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Engineering professor cited for improving access to clean water

Arup K. SenGupta, the P.C. Rossin Professor in the department of civil and environmental engineering and also in the department of chemical and biomolecular engineering, was recognized recently for his efforts to improve access to clean water in communities in the U.S. and across the developing world.

At the annual meeting of the American Institute of Chemical Engineers in Salt Lake City earlier this month, SenGupta was inducted as a Fellow for his “distinctive professional achievements and accomplishments in the field of chemical engineering.”

Fellow is the highest grade of membership conferred by the AIChE board of directors. In 2009, SenGupta received the Lawrence K. Cecil Award from AIChE for his contributions to water science and technology.

Earlier this year, SenGupta received the IP (Intellectual Property) Champion Award from the United States Chamber of Commerce in Washington, D.C. The award honors individuals who demonstrate the importance of IP through economic growth and job creation while solving societal problems.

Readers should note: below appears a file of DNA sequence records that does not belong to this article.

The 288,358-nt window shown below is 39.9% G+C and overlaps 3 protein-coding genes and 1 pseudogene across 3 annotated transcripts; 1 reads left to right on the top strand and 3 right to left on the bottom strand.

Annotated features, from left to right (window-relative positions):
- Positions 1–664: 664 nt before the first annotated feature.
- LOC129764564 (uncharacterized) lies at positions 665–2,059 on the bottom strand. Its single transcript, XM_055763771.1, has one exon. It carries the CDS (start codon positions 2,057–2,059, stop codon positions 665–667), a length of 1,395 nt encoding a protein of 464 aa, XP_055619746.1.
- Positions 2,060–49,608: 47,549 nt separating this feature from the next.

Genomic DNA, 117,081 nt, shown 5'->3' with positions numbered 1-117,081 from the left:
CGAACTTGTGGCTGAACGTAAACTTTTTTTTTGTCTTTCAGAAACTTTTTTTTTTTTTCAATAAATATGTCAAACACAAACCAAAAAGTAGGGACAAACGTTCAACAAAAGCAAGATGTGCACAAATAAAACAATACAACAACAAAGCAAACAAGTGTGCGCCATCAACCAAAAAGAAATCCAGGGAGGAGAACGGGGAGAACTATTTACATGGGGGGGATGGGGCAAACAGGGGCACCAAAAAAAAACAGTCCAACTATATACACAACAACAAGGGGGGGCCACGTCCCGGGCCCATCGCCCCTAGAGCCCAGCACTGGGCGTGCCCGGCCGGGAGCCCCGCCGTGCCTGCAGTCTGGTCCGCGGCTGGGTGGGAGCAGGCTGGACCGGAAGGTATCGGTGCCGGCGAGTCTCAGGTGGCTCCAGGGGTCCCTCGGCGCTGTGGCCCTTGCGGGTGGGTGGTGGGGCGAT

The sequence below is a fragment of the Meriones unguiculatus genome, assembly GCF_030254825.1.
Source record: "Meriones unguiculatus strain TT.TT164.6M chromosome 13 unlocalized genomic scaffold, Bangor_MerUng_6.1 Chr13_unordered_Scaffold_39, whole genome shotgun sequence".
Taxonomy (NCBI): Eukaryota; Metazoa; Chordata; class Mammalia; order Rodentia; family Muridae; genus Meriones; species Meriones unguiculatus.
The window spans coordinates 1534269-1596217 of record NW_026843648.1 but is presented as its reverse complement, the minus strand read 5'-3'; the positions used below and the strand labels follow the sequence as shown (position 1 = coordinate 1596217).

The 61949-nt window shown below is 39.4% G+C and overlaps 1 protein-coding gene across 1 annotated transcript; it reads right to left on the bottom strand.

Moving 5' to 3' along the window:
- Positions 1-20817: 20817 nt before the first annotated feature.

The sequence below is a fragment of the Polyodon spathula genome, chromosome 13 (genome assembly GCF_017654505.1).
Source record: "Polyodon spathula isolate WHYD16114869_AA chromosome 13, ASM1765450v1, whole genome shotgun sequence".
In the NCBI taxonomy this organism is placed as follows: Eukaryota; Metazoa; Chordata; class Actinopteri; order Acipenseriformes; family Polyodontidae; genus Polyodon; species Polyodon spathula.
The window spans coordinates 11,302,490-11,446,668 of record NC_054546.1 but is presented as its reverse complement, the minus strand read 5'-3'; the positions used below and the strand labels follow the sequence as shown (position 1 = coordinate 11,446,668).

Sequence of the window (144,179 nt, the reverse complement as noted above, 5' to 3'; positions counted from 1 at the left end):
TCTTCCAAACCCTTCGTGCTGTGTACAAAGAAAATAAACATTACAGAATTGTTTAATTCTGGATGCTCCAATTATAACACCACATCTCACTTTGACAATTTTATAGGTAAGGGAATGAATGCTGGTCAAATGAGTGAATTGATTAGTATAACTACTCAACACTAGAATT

The Chamber cited SenGupta specifically for the economic impacts of his intellectual property through social entrepreneurship.

SenGupta and his students have invented nanotechnology-based systems of removing arsenic and fluoride from groundwater and have worked with local residents to install them in communities in the United States, Asia, Africa, South America and Europe.

SenGupta holds eight U.S. patents, with two more pending. His inventions have led to the creation of three companies—the Tagore-SenGupta Foundation, Technology with a Human Face and Drinkwell.

In 2012, SenGupta won the Intel Environmental Award from TechAwards of the Silicon Valley. That same year, he spent six months at the Center for Sustainable Technologies at the Indian Institute of Science in Bangalore, India, courtesy of a Fulbright Environmental Leadership Award.

In 2011, T-S won the Reed Elsevier Environmental Challenge, an international contest that aims to improve people’s access to safe and sustainable water.

Last year, SenGupta was inducted as a Fellow in the National Academy of Inventors (NAI).

At Lehigh, SenGupta has received the Libsch Faculty Research Award (1995), the Hillman Graduate Students Advisor Award (2007) and the Hillman Faculty Award (2013).

 

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SenGupta (left) receives the IP Champion Award from Patrick Kilbride

SenGupta (left) receives the IP Champion Award from Patrick Kilbride, executive director of international intellectual property for the U.S. Chamber of Commerce. The technologies invented by SenGupta and his students to purify drinking water have led to the formation of three communities.